One of the best things about running is the simplicity. Get up, tie your shoes and go! That works when it’s summertime, but lately it seems I need to load down with more and more gear just to get out the door. Shoes, running tights, long-sleeved shirt, jacket, wool hat, gloves…and since I run early in the mornings, a headlamp too. I’ve been testing a new piece of gear for my runs, one that combines warmth AND safety…but how well does the Bright Night StrideLight Lighted Jacket hold up against my runs? Read on to find out!
My first impression of the jacket was how pretty it was! It’s a powder blue color, with reflective piping and accents. The color pops, always a good thing when you’re out in the dark. But this jacket has a secret! What looks like a simple reflective strip along the back of the waistline is actually an LED strip. On the front under the left pocket is a small control box that houses the AAA batteries. Hit a button, and the strip along the back flashes bright blue, making you far more visible to traffic that might sneak up behind you!
Of course, no amount of safety features matter if the jacket doesn’t fit well. When I first put it on, I thought it was a bit fitted for my tastes. It fits me well, but it isn’t designed to be loose. Honestly, I was fairly apprehensive about running while wearing it, fearing it would be too constricting…but as it turns out, the form fitted design made it perfect for running. There was no uncomfortable bounce, even with my droid riding shotgun in one of the pockets. The whole jacket felt more like a second skin than another layer.
The overall design helps with that same streamlined sensation. Nothing sticks out unnecessarily. For example, like many jackets, the StrideLight has elastic pull tabs so you can cinch the waist tighter if you wish. What makes this unusual is that the ends are located inside the pockets, so as you run or move there’s nothing that can catch or pull. The pockets themselves also sit very flush against the body, making them a bit shallow but out of the way of your movement.
This jacket is also mighty, mighty toasty. I ran several times in just the jacket and a simple t-shirt and long pants and felt plenty warm even in freezing weather with icy winds. The material of the jacket does an excellent job of repelling the wind and keeping your core heat from leaking out. In fact, it keeps you so warm that I’d be extra aware of your other layers and dress accordingly. I wore the jacket when it was ~35 degrees with a cold wind, and I had to ditch my hat and gloves within a few miles. I also made the mistake of wearing it when it was a bit warmer (~45 degrees) and it was way too toasty.
As I mentioned above, there’s an LED strip built into the back of the jacket. All you need to do to activate it is hit a rubbery button on the battery pack, and the strip flashes blue every second or so. It’s very bright and impossible to miss! And if you’re running along and the sun comes up, all it takes is hitting the rubber button again to turn off the LED. The button is very easy to press, and since it sits right on the end of the battery pack you can hit it while moving. In addition, the LED strip/battery pack combination can be removed for easy washing.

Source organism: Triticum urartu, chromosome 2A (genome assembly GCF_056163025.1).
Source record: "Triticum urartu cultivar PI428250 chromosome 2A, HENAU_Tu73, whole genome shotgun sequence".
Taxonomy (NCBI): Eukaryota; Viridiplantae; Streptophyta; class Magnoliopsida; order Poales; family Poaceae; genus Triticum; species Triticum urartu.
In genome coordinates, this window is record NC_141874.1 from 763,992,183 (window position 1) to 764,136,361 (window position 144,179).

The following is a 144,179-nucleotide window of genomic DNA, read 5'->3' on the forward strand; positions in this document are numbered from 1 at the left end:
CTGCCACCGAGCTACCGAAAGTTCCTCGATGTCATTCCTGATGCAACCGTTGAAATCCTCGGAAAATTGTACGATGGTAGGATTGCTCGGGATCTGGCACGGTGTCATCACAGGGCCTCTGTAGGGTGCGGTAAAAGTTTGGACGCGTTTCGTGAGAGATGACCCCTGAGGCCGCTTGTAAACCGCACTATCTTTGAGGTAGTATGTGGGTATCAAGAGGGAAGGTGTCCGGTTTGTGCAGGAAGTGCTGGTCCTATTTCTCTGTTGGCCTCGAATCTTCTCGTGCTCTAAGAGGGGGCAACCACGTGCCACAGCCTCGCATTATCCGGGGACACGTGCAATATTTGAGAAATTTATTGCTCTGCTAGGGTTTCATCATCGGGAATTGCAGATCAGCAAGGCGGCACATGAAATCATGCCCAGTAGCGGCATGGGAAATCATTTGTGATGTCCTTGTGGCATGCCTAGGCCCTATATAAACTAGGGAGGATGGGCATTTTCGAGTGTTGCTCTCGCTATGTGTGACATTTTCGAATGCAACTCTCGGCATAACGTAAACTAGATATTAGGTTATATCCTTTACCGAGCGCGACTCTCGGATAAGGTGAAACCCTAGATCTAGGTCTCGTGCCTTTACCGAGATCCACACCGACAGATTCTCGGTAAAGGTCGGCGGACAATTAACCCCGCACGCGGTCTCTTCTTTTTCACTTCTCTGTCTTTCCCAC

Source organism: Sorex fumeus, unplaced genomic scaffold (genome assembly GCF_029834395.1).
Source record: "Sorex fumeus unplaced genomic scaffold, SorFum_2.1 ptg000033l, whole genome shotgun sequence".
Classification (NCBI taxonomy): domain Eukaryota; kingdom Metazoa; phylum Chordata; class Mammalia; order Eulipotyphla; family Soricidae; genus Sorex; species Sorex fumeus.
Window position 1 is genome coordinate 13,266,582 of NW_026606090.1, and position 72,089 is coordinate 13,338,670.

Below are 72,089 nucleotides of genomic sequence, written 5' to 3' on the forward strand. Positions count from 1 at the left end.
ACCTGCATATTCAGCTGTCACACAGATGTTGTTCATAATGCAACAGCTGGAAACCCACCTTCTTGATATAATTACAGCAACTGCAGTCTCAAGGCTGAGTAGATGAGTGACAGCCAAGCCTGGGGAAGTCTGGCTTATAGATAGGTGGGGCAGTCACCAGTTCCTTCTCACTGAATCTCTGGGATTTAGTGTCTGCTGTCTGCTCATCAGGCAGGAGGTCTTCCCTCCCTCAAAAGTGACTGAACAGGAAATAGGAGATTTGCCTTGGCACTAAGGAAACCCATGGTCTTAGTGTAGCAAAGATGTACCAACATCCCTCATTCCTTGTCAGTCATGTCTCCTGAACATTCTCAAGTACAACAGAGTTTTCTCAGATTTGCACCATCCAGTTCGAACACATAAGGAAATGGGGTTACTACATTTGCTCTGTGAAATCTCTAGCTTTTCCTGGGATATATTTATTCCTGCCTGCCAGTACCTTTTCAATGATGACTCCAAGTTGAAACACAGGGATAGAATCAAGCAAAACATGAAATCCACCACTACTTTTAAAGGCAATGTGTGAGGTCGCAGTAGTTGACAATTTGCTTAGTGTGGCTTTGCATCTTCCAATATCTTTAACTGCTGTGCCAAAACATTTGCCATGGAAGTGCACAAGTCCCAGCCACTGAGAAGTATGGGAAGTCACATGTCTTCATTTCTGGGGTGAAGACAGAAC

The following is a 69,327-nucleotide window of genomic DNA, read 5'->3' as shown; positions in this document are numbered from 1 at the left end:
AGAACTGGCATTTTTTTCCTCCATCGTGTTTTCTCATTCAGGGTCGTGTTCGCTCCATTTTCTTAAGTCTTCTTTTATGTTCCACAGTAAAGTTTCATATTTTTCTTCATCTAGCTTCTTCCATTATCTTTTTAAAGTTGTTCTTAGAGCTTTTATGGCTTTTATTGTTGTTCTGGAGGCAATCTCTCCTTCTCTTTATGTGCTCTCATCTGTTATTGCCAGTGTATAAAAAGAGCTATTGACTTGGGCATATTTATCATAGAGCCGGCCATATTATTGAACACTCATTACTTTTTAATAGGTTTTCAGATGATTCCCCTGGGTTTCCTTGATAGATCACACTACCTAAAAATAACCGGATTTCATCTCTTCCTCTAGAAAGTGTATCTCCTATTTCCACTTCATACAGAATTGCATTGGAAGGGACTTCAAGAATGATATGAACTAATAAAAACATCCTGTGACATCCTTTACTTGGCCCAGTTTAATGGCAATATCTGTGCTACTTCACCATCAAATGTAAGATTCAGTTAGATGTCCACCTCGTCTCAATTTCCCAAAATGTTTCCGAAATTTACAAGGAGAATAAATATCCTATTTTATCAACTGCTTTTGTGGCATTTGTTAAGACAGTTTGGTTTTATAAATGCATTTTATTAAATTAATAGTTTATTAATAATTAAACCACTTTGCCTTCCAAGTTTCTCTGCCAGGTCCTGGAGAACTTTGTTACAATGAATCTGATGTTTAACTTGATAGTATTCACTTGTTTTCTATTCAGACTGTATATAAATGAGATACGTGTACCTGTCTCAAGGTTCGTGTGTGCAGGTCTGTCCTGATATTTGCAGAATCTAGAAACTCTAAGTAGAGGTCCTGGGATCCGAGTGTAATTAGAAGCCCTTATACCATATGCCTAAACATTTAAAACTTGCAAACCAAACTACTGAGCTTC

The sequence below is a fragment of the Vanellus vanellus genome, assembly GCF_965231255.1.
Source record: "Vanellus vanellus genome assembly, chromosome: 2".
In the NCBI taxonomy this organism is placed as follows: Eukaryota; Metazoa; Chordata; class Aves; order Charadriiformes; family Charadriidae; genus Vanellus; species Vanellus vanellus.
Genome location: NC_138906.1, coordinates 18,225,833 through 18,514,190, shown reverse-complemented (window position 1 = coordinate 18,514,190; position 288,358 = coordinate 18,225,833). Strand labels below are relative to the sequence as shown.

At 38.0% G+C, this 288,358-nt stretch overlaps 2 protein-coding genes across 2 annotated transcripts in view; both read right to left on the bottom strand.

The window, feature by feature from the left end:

So far I’ve hit all the high points of this jacket, but there are two downsides. There’s a battery pack on the end of the LED strip that velcroes into the lower left front. I noticed after a run in a fairly thin shirt that I had a bit of a chafe mark on my stomach where the battery pack hit. (Note: I’m sparing everyone a picture of my pasty white belly, but for what it’s worth it sort of resembled a certain shoe company’s logo. However, since it’s highly unlikely my sneakers attempted to brand me with a swoosh, the more likely answer is that a too-thin shirt+bouncing battery pack=weird looking swooshy mark on my belly). A bit of body glide or a thicker shirt would avoid this problem, and it doesn’t hurt, but it’s worth mentioning.
(in the absence of any flash or other light, this is the extent of the light the LED strip gives off)
The other issue I noticed with the jacket is that the LED strip doesn’t extend around to the front. It means that while you’re easily visible from the back if you’re running against traffic you’re relying on the reflective nature of the jacket (and the hope that the oncoming traffic has their headlights on). I understand that from a design standpoint the LED strip can’t extend all the way around AND maintain flexibility plus a removable battery pack. But a secondary LED along the front would cover both sides nicely and prevent the wearer from having to decide whether to run into traffic (generally considered the safer tactic) or run with it and hope the LED lights are enough.
Overall, the StrideLight jacket is pretty incredible. It’s well constructed, fits nicely, and has some great safety features. There are a few niggles with the battery pack and the placement of the LED strip, but overall it’s a great product. If there’s a runner, cyclist, hiker or other outdoorsy-type in your life, one of these jackets is a great way to outfit them for the holidays! Throw in a Road ID and you’ve got the perfect mix of safety and style!
The Bright Night StrideLight Lighted Safety Jacket can be purchased fromfor $175.
What I Like: Comfortable fit; LEDs are bright; Clever removable light/battery design; Jacket is very toasty
What Needs Improvement: LED doesn’t extend around to the front; Battery pack can cause chafing and irritation